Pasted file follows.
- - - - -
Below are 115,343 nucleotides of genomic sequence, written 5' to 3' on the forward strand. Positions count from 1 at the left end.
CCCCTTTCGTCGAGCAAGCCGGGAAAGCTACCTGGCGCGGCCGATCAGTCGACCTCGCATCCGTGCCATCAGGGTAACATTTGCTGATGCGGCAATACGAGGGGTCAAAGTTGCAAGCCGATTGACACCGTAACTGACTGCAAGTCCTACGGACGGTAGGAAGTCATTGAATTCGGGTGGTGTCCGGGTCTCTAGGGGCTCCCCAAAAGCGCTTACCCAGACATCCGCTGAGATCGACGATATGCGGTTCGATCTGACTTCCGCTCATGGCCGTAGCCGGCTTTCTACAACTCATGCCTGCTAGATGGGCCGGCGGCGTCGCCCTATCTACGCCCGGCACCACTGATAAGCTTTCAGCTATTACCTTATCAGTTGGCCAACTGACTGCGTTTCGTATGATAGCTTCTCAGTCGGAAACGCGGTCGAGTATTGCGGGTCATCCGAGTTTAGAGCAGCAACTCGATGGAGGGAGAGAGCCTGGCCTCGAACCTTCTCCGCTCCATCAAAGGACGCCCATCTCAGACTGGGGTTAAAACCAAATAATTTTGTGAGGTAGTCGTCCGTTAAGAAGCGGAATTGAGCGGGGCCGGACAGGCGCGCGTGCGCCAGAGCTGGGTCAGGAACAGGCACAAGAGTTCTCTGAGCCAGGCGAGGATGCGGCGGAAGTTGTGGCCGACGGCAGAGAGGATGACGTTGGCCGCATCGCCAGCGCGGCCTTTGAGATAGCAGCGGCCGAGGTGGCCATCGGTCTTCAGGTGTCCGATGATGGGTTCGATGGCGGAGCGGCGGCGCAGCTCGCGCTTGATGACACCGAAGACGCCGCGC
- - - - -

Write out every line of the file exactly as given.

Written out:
Below are 115,343 nucleotides of genomic sequence, written 5' to 3' on the forward strand. Positions count from 1 at the left end.
CCCCTTTCGTCGAGCAAGCCGGGAAAGCTACCTGGCGCGGCCGATCAGTCGACCTCGCATCCGTGCCATCAGGGTAACATTTGCTGATGCGGCAATACGAGGGGTCAAAGTTGCAAGCCGATTGACACCGTAACTGACTGCAAGTCCTACGGACGGTAGGAAGTCATTGAATTCGGGTGGTGTCCGGGTCTCTAGGGGCTCCCCAAAAGCGCTTACCCAGACATCCGCTGAGATCGACGATATGCGGTTCGATCTGACTTCCGCTCATGGCCGTAGCCGGCTTTCTACAACTCATGCCTGCTAGATGGGCCGGCGGCGTCGCCCTATCTACGCCCGGCACCACTGATAAGCTTTCAGCTATTACCTTATCAGTTGGCCAACTGACTGCGTTTCGTATGATAGCTTCTCAGTCGGAAACGCGGTCGAGTATTGCGGGTCATCCGAGTTTAGAGCAGCAACTCGATGGAGGGAGAGAGCCTGGCCTCGAACCTTCTCCGCTCCATCAAAGGACGCCCATCTCAGACTGGGGTTAAAACCAAATAATTTTGTGAGGTAGTCGTCCGTTAAGAAGCGGAATTGAGCGGGGCCGGACAGGCGCGCGTGCGCCAGAGCTGGGTCAGGAACAGGCACAAGAGTTCTCTGAGCCAGGCGAGGATGCGGCGGAAGTTGTGGCCGACGGCAGAGAGGATGACGTTGGCCGCATCGCCAGCGCGGCCTTTGAGATAGCAGCGGCCGAGGTGGCCATCGGTCTTCAGGTGTCCGATGATGGGTTCGATGGCGGAGCGGCGGCGCAGCTCGCGCTTGATGACACCGAAGACGCCGCGC